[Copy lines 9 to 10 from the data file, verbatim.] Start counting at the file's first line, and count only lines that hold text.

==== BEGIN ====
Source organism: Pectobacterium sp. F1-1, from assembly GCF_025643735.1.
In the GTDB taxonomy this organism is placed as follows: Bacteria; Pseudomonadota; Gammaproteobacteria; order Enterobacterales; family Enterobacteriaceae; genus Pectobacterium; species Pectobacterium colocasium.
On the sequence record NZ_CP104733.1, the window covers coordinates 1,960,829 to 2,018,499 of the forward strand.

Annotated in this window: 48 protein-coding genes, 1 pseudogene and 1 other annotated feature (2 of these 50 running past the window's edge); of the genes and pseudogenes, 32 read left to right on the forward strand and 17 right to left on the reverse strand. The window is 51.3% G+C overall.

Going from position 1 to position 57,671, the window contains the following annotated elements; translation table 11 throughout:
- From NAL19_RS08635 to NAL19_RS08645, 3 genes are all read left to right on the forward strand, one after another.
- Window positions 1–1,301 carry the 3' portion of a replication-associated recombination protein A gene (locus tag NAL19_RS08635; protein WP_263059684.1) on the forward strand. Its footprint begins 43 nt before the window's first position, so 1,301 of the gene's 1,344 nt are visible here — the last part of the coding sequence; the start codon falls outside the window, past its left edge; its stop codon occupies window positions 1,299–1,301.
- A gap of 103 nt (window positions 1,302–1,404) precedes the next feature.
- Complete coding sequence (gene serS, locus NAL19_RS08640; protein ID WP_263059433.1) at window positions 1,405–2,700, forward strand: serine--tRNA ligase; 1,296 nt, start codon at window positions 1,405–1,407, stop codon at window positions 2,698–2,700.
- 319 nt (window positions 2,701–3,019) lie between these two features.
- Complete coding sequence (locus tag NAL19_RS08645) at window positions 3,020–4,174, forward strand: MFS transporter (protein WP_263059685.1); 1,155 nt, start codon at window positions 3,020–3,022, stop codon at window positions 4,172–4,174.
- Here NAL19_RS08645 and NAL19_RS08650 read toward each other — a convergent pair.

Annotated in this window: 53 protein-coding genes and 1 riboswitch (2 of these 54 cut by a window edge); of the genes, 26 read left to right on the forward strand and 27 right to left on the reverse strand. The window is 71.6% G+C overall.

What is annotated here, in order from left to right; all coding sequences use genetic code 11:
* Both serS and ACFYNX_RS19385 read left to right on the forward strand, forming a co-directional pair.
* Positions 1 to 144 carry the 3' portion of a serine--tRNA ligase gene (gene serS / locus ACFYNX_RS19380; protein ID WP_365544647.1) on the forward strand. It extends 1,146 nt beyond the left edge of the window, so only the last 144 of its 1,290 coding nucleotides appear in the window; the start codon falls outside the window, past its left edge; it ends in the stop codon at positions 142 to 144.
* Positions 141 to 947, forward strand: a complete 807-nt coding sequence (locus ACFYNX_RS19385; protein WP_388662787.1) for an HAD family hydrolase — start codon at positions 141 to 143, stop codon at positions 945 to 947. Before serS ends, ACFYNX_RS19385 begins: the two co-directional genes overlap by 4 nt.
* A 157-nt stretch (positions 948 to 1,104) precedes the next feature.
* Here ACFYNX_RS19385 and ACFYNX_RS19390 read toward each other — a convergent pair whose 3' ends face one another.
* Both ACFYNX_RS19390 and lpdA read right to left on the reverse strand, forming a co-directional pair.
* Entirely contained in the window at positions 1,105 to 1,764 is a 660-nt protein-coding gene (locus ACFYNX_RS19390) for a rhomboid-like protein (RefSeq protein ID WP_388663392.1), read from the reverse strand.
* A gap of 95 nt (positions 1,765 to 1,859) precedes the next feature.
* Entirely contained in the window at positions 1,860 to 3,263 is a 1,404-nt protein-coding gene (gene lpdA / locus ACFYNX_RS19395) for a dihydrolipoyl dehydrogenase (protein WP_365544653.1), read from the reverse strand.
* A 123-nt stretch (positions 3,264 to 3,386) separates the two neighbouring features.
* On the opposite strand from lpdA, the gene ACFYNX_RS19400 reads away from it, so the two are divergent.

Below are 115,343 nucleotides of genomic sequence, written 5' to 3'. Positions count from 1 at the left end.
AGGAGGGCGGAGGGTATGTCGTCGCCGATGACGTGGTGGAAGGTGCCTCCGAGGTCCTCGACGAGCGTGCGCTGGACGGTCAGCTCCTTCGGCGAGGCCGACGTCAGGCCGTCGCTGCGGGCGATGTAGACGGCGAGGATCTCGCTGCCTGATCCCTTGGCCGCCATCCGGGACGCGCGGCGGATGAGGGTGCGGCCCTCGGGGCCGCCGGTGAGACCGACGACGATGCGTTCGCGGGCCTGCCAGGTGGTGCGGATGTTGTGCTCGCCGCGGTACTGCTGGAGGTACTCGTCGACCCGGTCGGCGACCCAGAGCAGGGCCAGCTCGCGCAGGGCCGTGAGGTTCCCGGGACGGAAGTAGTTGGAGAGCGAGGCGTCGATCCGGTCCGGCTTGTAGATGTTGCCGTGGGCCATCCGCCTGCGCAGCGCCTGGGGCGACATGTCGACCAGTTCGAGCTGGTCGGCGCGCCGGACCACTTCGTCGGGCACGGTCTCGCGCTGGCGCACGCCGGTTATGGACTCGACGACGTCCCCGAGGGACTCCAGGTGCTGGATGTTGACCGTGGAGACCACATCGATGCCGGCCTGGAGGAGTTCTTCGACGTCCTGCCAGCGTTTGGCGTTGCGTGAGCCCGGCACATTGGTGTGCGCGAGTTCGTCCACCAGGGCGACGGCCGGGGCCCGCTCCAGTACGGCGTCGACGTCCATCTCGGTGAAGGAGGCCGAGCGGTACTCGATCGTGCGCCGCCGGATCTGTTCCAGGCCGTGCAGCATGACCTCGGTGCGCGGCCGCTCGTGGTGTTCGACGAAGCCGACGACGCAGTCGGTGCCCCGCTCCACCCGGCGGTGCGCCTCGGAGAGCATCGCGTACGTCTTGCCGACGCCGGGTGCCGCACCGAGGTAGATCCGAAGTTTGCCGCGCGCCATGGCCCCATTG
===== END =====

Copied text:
- Complete coding sequence (gene serS, locus NAL19_RS08640; protein ID WP_263059433.1) at window positions 1,405–2,700, forward strand: serine--tRNA ligase; 1,296 nt, start codon at window positions 1,405–1,407, stop codon at window positions 2,698–2,700.
- 319 nt (window positions 2,701–3,019) lie between these two features.